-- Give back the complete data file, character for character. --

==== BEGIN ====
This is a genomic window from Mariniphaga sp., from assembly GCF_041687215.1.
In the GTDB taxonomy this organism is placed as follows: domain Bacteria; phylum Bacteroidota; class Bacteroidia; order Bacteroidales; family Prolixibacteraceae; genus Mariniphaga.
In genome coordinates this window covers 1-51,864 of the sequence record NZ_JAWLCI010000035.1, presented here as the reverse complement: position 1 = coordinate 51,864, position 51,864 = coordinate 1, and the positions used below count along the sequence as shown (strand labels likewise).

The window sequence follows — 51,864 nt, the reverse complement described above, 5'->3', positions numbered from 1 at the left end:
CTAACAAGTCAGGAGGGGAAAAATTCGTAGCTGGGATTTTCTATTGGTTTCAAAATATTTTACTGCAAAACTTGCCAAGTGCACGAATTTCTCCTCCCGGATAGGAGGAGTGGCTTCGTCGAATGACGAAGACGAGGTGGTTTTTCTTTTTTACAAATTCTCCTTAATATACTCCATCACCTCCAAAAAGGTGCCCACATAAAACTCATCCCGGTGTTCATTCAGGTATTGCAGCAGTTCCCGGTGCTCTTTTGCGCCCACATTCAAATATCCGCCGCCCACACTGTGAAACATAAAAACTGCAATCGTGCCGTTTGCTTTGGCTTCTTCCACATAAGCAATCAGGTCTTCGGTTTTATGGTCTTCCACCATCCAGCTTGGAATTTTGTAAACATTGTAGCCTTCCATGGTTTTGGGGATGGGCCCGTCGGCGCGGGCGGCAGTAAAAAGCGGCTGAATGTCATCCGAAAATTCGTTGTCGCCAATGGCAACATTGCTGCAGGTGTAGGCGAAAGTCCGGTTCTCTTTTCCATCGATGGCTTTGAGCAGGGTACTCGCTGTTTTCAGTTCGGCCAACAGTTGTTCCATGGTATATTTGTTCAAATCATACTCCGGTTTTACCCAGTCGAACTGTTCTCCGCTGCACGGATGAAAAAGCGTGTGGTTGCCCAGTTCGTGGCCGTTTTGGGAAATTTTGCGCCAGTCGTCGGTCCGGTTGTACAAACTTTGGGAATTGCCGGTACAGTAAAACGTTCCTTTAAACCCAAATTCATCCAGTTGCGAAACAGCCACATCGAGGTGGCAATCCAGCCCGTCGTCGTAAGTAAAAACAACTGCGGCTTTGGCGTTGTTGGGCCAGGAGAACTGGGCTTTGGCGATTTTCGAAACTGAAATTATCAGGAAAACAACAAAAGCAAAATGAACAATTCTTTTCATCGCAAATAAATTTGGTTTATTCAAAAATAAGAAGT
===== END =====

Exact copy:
This is a genomic window from Mariniphaga sp., from assembly GCF_041687215.1.
In the GTDB taxonomy this organism is placed as follows: domain Bacteria; phylum Bacteroidota; class Bacteroidia; order Bacteroidales; family Prolixibacteraceae; genus Mariniphaga.
In genome coordinates this window covers 1-51,864 of the sequence record NZ_JAWLCI010000035.1, presented here as the reverse complement: position 1 = coordinate 51,864, position 51,864 = coordinate 1, and the positions used below count along the sequence as shown (strand labels likewise).

The window sequence follows — 51,864 nt, the reverse complement described above, 5'->3', positions numbered from 1 at the left end:
CTAACAAGTCAGGAGGGGAAAAATTCGTAGCTGGGATTTTCTATTGGTTTCAAAATATTTTACTGCAAAACTTGCCAAGTGCACGAATTTCTCCTCCCGGATAGGAGGAGTGGCTTCGTCGAATGACGAAGACGAGGTGGTTTTTCTTTTTTACAAATTCTCCTTAATATACTCCATCACCTCCAAAAAGGTGCCCACATAAAACTCATCCCGGTGTTCATTCAGGTATTGCAGCAGTTCCCGGTGCTCTTTTGCGCCCACATTCAAATATCCGCCGCCCACACTGTGAAACATAAAAACTGCAATCGTGCCGTTTGCTTTGGCTTCTTCCACATAAGCAATCAGGTCTTCGGTTTTATGGTCTTCCACCATCCAGCTTGGAATTTTGTAAACATTGTAGCCTTCCATGGTTTTGGGGATGGGCCCGTCGGCGCGGGCGGCAGTAAAAAGCGGCTGAATGTCATCCGAAAATTCGTTGTCGCCAATGGCAACATTGCTGCAGGTGTAGGCGAAAGTCCGGTTCTCTTTTCCATCGATGGCTTTGAGCAGGGTACTCGCTGTTTTCAGTTCGGCCAACAGTTGTTCCATGGTATATTTGTTCAAATCATACTCCGGTTTTACCCAGTCGAACTGTTCTCCGCTGCACGGATGAAAAAGCGTGTGGTTGCCCAGTTCGTGGCCGTTTTGGGAAATTTTGCGCCAGTCGTCGGTCCGGTTGTACAAACTTTGGGAATTGCCGGTACAGTAAAACGTTCCTTTAAACCCAAATTCATCCAGTTGCGAAACAGCCACATCGAGGTGGCAATCCAGCCCGTCGTCGTAAGTAAAAACAACTGCGGCTTTGGCGTTGTTGGGCCAGGAGAACTGGGCTTTGGCGATTTTCGAAACTGAAATTATCAGGAAAACAACAAAAGCAAAATGAACAATTCTTTTCATCGCAAATAAATTTGGTTTATTCAAAAATAAGAAGT